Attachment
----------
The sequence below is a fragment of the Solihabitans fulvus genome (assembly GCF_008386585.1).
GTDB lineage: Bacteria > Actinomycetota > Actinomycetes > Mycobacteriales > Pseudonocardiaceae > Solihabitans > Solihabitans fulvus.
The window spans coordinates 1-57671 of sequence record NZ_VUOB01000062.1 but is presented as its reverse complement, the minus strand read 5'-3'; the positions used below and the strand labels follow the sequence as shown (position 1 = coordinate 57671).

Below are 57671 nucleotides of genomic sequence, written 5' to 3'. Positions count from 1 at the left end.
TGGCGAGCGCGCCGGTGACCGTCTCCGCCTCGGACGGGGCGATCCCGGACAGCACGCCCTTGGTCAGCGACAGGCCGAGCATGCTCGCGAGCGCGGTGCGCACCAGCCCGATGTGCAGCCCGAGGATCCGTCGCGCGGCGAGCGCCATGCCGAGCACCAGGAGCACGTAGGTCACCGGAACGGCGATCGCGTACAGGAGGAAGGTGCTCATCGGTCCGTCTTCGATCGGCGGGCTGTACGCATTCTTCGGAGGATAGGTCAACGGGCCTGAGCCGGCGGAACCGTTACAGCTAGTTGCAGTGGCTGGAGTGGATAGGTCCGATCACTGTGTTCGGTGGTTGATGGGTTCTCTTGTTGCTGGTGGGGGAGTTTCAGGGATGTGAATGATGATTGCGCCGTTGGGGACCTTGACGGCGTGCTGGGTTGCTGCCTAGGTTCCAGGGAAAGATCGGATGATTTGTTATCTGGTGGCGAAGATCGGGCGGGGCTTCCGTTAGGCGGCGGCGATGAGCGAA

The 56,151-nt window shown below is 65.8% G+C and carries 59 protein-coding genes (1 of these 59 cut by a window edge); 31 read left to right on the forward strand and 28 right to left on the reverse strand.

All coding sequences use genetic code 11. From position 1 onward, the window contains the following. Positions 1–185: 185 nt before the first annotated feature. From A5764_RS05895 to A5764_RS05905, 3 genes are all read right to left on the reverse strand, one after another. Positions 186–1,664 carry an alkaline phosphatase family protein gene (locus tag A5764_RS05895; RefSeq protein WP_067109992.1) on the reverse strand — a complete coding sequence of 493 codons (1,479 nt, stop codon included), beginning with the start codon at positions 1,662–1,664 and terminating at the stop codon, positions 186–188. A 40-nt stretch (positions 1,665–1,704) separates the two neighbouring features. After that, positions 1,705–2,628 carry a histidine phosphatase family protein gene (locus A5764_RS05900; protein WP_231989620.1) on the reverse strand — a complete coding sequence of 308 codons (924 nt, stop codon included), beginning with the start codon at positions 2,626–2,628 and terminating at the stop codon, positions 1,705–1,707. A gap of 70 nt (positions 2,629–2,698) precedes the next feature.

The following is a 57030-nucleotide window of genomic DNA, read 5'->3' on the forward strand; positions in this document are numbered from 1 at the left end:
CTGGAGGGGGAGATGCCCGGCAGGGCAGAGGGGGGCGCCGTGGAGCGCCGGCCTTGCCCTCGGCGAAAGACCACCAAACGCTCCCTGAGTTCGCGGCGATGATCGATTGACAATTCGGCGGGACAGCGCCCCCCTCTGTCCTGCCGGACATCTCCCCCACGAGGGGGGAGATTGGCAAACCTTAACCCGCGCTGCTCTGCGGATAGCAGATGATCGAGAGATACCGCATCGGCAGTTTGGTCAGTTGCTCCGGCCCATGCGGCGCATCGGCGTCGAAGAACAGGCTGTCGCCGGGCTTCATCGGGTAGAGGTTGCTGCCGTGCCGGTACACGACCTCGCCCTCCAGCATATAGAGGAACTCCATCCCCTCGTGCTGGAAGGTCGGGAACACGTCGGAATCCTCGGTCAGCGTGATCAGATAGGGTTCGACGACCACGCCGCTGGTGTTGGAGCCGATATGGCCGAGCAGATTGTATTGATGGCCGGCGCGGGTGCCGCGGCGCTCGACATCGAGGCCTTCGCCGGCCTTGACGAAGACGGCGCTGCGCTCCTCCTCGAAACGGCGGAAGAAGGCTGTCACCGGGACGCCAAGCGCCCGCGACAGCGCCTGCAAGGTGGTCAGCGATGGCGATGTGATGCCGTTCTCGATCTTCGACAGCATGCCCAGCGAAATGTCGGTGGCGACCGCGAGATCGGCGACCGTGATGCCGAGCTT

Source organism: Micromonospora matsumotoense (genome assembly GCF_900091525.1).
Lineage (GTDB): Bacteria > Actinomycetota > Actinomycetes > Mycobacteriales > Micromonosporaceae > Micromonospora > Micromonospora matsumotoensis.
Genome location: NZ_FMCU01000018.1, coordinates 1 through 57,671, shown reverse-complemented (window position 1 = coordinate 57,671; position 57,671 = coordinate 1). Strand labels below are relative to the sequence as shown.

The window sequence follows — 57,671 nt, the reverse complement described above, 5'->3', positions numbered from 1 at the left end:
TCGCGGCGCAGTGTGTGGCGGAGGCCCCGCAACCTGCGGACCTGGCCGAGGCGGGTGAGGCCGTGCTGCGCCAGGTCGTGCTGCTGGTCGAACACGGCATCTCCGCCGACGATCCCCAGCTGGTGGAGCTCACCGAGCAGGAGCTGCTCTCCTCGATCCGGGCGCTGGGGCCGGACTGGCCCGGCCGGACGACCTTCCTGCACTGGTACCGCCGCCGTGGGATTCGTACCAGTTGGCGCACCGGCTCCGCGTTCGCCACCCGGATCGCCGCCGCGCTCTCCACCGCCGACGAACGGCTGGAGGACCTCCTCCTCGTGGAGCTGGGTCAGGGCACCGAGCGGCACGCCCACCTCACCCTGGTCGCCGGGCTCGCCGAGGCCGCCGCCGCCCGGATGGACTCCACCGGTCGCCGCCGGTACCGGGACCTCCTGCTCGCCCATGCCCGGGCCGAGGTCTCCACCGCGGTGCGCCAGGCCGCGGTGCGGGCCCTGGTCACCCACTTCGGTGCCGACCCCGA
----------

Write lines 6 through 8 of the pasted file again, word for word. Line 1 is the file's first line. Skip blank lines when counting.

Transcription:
The 56,151-nt window shown below is 65.8% G+C and carries 59 protein-coding genes (1 of these 59 cut by a window edge); 31 read left to right on the forward strand and 28 right to left on the reverse strand.

All coding sequences use genetic code 11. From position 1 onward, the window contains the following. Positions 1–185: 185 nt before the first annotated feature. From A5764_RS05895 to A5764_RS05905, 3 genes are all read right to left on the reverse strand, one after another. Positions 186–1,664 carry an alkaline phosphatase family protein gene (locus tag A5764_RS05895; RefSeq protein WP_067109992.1) on the reverse strand — a complete coding sequence of 493 codons (1,479 nt, stop codon included), beginning with the start codon at positions 1,662–1,664 and terminating at the stop codon, positions 186–188. A 40-nt stretch (positions 1,665–1,704) separates the two neighbouring features. After that, positions 1,705–2,628 carry a histidine phosphatase family protein gene (locus A5764_RS05900; protein WP_231989620.1) on the reverse strand — a complete coding sequence of 308 codons (924 nt, stop codon included), beginning with the start codon at positions 2,626–2,628 and terminating at the stop codon, positions 1,705–1,707. A gap of 70 nt (positions 2,629–2,698) precedes the next feature.

The following is a 57030-nucleotide window of genomic DNA, read 5'->3' on the forward strand; positions in this document are numbered from 1 at the left end: